B. Concerns Regarding Title-Hopping

Although the majority effectively explained its reasoning for utilizing guardianship statutes from various titles within the Montana Code Annotated, there remains an underlying concern when an appointment of a guardian relies on statutory authority that does not directly stem from the statute used to appoint the guardian in the first place. The guardian was initially appointed under Mont. Code Ann. § 25–5–301[53], which lies under the “Civil Procedure” title of the Code. However, since the statute did not specifically address whether a minor can commence litigation through a guardian, the Court then turned to Mont. Code Ann. § 41–1–202[54], which lies under the “Minors” title of the Code. Since neither of the aforementioned statutes listed the duties of a guardian, the Court then looked to Mont. Code Ann. § 40–4–205 [55], which falls under the “Family Law” title of the Code, and more specifically, the chapter concerning child custody and support. Lastly, in order to identify what the best interests of the children were, the Court cited Mont. Code Ann. § 72–5–223[56] under the “Estates, Trusts, and Fiduciary Relationships” title of the Code. The latter statute falls under the chapter governing “persons under disability guardianship and conservatorship” under the Uniform Probate Code. The Court ultimately used statutes from four different titles of the Montana Code Annotated in reaching its decision. Although the Court sufficiently explained its reasoning in tying the different statutes together, there is an inescapable conclusion that no one statute was sufficient on its own to justify the holding. The elements identified and utilized by the Court were drafted and intended to be interpreted within its specific title, so applying the statute to a context outside of that title carries a risk that it will be misconstrued.

C. The Children’s Actual Best Interests

Despite the care and attention given to determining who best will represent the children’s best interests, at no point in the opinion are the children’s actual, stated wishes addressed. Although an attorney was appointed to advocate for the children’s stated interests, and a guardian ad litem was appointed to advocate for the children’s best interests, neither the Court nor the district court directly discussed the children’s opinions as to whether they wished to pursue legal claims against their father or his business. Although the children now have an attorney and a guardian ad litem advocating for them, one would think the children’s actual stated wishes as to pursuing litigation against their father would at the very least be addressed in the opinion, especially in light of the eldest child’s recent attempt on his own life. The voices of minors in proceedings that directly impact their lives have historically been muffled by adults who seek to advocate for them. This holding lies consistent with that trend. Given the tragic circumstances that brought this case to court and the peculiar circumstances that may pit the children against their father, one can only hope the adults that have been entrusted with deciding how to proceed will do so with the children’s opinions in mind.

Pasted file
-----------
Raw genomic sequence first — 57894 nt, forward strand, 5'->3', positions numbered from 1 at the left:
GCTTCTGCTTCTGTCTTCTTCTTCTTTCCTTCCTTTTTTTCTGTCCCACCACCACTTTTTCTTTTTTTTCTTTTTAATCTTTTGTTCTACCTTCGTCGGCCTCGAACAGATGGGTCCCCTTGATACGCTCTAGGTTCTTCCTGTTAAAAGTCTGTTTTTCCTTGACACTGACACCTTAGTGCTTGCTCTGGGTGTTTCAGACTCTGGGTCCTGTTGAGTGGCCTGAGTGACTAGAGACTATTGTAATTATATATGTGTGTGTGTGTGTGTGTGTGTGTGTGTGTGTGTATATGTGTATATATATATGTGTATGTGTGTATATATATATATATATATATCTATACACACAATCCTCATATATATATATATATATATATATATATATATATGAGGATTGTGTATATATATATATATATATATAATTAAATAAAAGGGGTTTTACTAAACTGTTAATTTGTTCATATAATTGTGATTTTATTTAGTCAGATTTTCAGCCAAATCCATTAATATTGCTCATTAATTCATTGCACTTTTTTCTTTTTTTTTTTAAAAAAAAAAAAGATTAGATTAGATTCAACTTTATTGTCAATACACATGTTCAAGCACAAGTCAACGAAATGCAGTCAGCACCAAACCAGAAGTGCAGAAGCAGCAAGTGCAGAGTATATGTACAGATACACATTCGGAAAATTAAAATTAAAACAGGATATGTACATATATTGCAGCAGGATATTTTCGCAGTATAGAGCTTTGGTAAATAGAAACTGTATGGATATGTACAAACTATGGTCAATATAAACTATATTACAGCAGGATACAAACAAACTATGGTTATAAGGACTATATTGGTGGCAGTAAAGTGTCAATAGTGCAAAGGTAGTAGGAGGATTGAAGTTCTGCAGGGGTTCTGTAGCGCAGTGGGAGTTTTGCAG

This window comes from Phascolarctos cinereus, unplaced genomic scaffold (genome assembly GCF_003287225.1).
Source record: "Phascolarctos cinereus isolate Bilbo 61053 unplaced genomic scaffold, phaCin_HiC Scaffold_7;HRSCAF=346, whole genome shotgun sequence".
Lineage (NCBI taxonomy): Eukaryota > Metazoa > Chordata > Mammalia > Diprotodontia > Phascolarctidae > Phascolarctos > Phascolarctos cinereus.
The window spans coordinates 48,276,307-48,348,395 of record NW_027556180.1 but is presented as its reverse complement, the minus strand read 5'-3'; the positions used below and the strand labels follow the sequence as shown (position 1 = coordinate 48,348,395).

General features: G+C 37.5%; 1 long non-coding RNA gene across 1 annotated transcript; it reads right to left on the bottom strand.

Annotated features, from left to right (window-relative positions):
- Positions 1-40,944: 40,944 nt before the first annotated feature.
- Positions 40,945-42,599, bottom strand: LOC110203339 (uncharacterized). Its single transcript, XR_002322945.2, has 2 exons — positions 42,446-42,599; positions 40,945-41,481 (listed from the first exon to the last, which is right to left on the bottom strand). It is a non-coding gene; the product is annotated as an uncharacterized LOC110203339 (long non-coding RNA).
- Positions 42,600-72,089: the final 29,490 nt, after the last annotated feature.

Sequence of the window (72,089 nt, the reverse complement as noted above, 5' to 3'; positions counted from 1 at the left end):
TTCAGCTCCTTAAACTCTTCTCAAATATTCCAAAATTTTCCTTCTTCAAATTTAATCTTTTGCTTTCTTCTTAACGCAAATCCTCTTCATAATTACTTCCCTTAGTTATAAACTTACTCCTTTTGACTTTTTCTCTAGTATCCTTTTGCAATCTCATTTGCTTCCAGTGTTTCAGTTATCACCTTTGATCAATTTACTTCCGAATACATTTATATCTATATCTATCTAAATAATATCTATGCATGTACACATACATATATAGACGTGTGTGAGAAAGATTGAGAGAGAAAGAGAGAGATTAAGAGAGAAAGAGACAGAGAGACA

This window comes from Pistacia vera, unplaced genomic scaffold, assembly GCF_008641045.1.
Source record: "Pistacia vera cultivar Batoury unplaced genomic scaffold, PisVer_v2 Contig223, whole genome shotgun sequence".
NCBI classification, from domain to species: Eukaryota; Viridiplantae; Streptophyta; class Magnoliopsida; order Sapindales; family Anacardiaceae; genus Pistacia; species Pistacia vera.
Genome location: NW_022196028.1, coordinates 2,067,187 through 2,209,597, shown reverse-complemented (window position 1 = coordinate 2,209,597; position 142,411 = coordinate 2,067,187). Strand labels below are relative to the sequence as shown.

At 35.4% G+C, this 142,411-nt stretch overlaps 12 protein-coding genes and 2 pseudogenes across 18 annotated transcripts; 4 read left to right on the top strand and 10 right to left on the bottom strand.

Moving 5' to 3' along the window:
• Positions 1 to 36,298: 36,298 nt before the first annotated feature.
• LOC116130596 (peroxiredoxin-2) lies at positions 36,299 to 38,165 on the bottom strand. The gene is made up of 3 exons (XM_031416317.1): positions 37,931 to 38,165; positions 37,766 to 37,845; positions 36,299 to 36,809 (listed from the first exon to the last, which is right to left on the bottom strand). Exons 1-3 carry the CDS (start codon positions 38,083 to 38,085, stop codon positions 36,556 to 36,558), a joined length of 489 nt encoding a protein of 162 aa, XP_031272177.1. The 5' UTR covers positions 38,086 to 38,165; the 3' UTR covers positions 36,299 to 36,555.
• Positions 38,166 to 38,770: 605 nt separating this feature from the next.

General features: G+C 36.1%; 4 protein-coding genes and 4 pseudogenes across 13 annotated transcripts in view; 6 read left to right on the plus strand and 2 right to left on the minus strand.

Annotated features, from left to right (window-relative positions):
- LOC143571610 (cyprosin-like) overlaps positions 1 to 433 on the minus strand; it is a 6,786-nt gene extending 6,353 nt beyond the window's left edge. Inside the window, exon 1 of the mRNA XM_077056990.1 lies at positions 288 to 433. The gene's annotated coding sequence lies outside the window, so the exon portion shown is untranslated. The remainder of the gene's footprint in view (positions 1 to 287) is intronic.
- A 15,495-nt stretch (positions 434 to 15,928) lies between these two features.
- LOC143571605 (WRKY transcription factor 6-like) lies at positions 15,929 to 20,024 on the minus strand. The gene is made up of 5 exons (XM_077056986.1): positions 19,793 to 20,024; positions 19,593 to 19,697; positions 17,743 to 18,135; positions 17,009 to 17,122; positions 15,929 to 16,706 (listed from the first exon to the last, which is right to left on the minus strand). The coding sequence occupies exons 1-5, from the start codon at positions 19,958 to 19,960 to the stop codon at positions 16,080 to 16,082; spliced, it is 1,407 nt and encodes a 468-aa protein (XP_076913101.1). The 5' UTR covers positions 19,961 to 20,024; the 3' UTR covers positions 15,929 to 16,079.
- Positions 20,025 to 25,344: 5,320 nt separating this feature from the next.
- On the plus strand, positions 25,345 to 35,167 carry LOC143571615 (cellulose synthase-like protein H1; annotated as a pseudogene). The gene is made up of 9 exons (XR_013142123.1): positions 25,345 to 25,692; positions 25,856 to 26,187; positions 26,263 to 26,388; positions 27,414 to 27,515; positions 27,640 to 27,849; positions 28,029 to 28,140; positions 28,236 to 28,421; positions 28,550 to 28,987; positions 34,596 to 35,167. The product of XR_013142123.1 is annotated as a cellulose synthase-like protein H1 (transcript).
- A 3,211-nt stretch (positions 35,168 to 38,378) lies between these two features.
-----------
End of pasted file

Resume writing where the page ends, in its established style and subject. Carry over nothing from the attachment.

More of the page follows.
[1] Troxel v. Granville, 530 U.S. 57, 68–69 (2000).
[2] In re Conservatorship of Minor Children, 362 P.3d 76 (Mont. 2015).
[3] Id. at 78.
[4] Id.
[5] Id.
[6]Id.
[7] Id.
[8] In re Conservatorship of Minor Children, 362 P.3d at 78.
[9] Id.
[10] Id.
[11] Id.
[12] Id.
[13] Id.
[14] In re Conservatorship of Minor Children, 362 P.3d at 79.
[15] Id.
[16] Mont. Code Ann. § 25–5–301 (2015).
[17] Mont. Code Ann. § 41–1–202 (2015).
[18] In re Minor Children, 362 P.3d at 79, citing Mont. Code Ann. § 1–3–232 (2015).
[19] Id. at 79–80.
[20] Id . at 79.
[21] Id.
[22] Id. at 80.
[23] Id., citing Mont. Code Ann. § 40–4–205(2) (2015).
[24] In re Conservatorship of Minor Children, 362 P.3d at 80.
[25] Id.
[26] Id.
[27] Id.
[28] Id.
[29] Mont. Code Ann. § 25–5–301 (2015).
[30] Id.
[31] Mont. Code Ann. § 72–5–223 (2015).
[32] In re Krause, 19 P.3d 811 (Mont. 2001).
[33] In re Minor Children, 362 P.3d at 80; citing In re Krause at 814.
[34] Id. at 78.
[35] Id.
[36] Id. at 80–81.
[37] Id. at 81.
[38] Id.
[39]In re Conservatorship of Minor Children, 362 P.3d at 79.
[40] Id. at 81.
[41] Id.
[42] Id.
[43] Id.
[44] Id.
[45] In re Conservatorship of Minor Children, 362 P.3d at 81–82.
[46] Id. at 82.
[47] Id.
[48]Id.
[49] Id., citing Stanley v. Illinois, 405 U.S. 645 (1972); Troxel v. Granville, 530 U.S. 57 (2000).
[50]Id. at 80.
[51] In re Conservatorship of Minor Children, 362 P.3d at 80–81.
[52] Troxel, 530 U.S. 57, 68–69 (2000).
[53] In re Minor Children, 362 P.3d at 79.
[54] Id. at 79–80.
[55] Id. at 80.
[56]Id.